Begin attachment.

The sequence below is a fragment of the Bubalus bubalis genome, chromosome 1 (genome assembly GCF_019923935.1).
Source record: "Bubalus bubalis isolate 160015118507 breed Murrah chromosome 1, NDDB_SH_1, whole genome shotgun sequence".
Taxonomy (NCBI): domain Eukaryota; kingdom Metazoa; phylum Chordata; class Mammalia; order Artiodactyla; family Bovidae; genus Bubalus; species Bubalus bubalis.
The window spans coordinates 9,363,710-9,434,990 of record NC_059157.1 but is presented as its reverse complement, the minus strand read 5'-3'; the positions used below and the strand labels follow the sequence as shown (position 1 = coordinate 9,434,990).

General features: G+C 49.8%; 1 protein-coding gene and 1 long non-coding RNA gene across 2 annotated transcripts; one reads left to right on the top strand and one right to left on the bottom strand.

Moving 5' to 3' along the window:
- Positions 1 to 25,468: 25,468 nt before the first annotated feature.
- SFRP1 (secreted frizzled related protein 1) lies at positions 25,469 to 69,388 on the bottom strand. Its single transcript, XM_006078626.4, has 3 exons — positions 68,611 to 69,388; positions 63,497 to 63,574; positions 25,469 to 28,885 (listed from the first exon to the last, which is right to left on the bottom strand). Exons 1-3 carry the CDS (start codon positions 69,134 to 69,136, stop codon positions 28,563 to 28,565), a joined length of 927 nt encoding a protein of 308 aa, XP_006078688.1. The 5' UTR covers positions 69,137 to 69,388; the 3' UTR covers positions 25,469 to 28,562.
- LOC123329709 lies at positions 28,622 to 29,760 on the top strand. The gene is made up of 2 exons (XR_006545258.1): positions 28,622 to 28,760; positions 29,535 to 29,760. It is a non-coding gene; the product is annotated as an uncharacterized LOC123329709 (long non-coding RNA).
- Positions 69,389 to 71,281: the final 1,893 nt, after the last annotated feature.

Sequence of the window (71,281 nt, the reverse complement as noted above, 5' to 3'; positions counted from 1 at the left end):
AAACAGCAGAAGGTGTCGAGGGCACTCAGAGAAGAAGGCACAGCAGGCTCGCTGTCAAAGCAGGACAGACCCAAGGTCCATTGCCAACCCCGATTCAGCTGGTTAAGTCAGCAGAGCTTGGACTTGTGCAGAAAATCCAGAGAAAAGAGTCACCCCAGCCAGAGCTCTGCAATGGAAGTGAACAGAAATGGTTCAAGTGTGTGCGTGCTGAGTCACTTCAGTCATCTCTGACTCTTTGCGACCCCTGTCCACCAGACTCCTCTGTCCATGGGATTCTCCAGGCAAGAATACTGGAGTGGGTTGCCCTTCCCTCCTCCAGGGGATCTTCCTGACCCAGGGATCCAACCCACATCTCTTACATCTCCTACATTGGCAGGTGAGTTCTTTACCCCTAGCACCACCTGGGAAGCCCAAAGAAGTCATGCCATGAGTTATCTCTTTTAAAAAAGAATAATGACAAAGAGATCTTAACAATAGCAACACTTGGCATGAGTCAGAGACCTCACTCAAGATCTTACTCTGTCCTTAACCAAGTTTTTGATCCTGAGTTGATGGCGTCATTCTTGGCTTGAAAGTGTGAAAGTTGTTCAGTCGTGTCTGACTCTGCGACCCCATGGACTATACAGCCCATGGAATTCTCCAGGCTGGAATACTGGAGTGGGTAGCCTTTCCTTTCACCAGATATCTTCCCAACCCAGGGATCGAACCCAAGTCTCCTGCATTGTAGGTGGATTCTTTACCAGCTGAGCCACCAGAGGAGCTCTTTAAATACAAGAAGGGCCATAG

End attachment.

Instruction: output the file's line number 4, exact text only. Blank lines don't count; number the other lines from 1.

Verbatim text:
The window spans coordinates 9,363,710-9,434,990 of record NC_059157.1 but is presented as its reverse complement, the minus strand read 5'-3'; the positions used below and the strand labels follow the sequence as shown (position 1 = coordinate 9,434,990).